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In case you missed you can check out the first and second part of this series here.

Influence of the US Foreign Crypto-Policy

American foreign policy can be one of several factors moving the following countries towards buying Bitcoin, alongside lingering domestic political and economic crisis, semi-legal corruption and crime, economic collapse and mere desperation, as the case might be. Maybe, these are not the best motivation factors for crypto sphere development, but, well, you know what they say: any port in a storm. 

US and Crypto in Venezuela

U.S. President Donald Trump has made a number of political, economic and diplomatic moves to defeat President Nicolás Maduro, who recently ordered the country’s leading bank to accept the nation’s cryptocurrency Petro (PTR). As soon as the U.S. administration froze all Venezuelan government assets, people started to siphon off their money out of the country. As Coin Dance data reveals, weekly trading volume for Bitcoin (BTC) against the Venezuelan Bolivar on peer-to-peer site LocalBitcoins has posted a new all-time high. 

US and Crypto in China

This scenario is obviously repeating in China, as the trade war is rapidly escalating. According to eToro data, trading of Bitcoin surged 284% during the key moments of the US-China conflict - between 19.05.2019 and 19.08.2019, compared to the pre-war period between 22.03.2019 and 22.06.2019. 

US and Crypto in Mexico

The first text in the Crypto-Geography series describes the situation with crypto in Mexico. Banxico, the Bank of Mexico, is living up to its name trying to ban crypto. Besides, Trump is building the wall at the US-Mexico border, which will be an obstacle not only for transporting  people, but for the cashflow between the two countries. This will yield a good crypto harvest, as emigrants working in the US will keep transferring funds to their families in Mexico.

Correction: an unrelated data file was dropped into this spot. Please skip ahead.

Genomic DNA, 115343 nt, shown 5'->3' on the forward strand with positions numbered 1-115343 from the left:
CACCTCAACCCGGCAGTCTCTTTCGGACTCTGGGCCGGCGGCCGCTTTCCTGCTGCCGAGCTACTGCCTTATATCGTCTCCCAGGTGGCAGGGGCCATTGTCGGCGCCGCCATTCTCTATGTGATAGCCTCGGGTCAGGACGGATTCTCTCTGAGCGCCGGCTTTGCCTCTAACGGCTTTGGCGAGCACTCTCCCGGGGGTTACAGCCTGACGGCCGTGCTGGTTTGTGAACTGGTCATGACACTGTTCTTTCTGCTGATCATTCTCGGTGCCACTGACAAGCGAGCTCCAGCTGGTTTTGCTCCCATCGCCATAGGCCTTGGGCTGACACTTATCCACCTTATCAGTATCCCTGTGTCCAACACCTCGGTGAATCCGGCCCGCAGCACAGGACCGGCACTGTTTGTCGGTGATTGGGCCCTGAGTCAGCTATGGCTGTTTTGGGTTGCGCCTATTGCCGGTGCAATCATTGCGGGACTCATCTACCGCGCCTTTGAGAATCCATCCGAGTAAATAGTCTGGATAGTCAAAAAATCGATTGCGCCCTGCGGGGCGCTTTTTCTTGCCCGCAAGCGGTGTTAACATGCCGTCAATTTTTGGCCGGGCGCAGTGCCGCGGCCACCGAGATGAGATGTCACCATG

The prospects of the crypto industry in the USA

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So what’s next, what does the future hold for crypto in the USA? “The world that Satoshi Nakamoto — author of the Bitcoin white paper — envisioned, and others are building, is an unstoppable force. We should not attempt to deter this innovation, and governments cannot stop this innovation, and those who have tried have already failed.” This is a quote from Patrick McHenry, a ranking member of the U.S. House Committee on Financial Services. That a high ranking representative is so positive on crypto is a great sign, and if the US were to more openly throw its economic weight behind crypto development it would undoubtedly invigorate all aspects of the industry. That would be the best-case scenario.

However, McHenry doesn’t speak for everyone and there are many on the other side of the fence, and powerful figures at that. On July 11, President Trump took to Twitter to share his views on cryptocurrency, saying “I am not a fan of Bitcoin and other cryptocurrencies, which are not money and whose value is highly volatile and based on thin air.” Trump is joined in his crypto skepticism by his Treasury Secretary Steve Mnuchin who recently commented, “I can assure you I will personally not be loaded up on Bitcoin in 10 years.” Also, in May 2019, the U.S. Democrat Congressman Brad Sherman introduced a bill to ban BTC and other cryptocurrencies as they threaten the U.S. international financial power, saying Bitcoin needs to be "[nipped] in the bud." 

Crypto has it all to play for in terms of the regulatory framework and legislative legitimacy in America. One thing that should be kept in mind, though, is the precedent set by Silicon Valley, where technology goes first and regulations come after. The home of Apple Inc., Adobe Systems, Google and Netflix can be viewed as a state within a state, with a sensational third-highest GDP per capita in the world. Nevertheless, California has among the highest taxes in the nation. Its base sales tax rate of 7.25% and top marginal income tax rate of 12.3% are the highest tax rates in the USA.

But, ironically, not all valleys have to share with the Big Brother. Crypto Valley Association, the largest independent, government-supported association, aims at building the world’s leading blockchain and cryptographic technologies ecosystem. Due to the United States’ lack of a uniform regulatory framework, Crypto Valley rooted in Switzerland to avoid tax surprises. The company “is uniquely positioned to make the most of the decentralized Swiss political system and its matchless business environment”. Apparently, Singapore fintech festival and other global crypto conferences, hackathons, and industry events that Crypto Valley organises, attract envious looks from the West and make the US consider for a moment what would happen if the legislation on crypto was a bit more loose. 

There are a lot of exciting projects at work in America right now, and their development is not being significantly hampered by lawmakers. If, and it seems nearly inevitable from where we’re standing now, development and mainstream adoption continue to move forward and reach a point at which crypto has established itself as a regular facet of American finance, lawmakers will have no choice but to follow suit.



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